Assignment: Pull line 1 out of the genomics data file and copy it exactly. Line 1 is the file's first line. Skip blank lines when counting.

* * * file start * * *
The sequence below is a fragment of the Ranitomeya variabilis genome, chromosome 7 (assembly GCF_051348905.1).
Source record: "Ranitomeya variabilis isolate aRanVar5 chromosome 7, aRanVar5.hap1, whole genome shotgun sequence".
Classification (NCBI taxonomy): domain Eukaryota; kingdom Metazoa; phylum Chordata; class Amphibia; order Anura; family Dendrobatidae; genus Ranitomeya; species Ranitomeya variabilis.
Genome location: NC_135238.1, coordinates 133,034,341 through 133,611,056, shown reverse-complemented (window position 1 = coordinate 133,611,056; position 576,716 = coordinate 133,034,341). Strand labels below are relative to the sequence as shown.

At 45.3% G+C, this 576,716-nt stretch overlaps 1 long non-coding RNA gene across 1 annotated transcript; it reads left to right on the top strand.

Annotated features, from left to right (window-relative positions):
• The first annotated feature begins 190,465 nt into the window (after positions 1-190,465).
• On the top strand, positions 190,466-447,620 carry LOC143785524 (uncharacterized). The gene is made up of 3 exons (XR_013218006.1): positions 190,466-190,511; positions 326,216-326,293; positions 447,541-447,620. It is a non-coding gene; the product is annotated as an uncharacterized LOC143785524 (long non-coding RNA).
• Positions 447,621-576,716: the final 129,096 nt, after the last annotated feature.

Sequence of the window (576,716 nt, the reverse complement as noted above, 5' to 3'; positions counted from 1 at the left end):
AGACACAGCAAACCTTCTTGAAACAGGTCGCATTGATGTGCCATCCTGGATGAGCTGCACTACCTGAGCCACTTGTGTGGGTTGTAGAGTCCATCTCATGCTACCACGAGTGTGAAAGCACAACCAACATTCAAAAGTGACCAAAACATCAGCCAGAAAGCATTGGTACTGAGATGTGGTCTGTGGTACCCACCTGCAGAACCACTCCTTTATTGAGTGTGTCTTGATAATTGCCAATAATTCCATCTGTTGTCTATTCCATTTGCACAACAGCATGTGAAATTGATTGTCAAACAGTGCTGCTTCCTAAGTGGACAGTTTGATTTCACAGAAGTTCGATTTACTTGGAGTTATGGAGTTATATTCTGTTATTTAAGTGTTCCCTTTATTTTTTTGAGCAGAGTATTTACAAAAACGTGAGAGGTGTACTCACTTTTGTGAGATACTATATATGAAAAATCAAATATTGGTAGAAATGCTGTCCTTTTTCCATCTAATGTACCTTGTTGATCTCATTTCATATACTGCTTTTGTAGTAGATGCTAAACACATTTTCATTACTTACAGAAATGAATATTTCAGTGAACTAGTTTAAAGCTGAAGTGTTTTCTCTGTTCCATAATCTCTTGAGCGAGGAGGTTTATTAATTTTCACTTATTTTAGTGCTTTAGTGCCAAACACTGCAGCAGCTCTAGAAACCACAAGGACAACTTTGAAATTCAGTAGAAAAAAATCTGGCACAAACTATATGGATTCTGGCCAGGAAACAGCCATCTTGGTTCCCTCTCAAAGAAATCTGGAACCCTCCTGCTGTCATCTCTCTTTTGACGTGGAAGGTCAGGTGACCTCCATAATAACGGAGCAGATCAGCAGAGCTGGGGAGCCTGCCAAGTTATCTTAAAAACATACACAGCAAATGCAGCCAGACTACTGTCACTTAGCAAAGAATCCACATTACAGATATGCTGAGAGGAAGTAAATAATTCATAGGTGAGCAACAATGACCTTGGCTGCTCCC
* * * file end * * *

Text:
The sequence below is a fragment of the Ranitomeya variabilis genome, chromosome 7 (assembly GCF_051348905.1).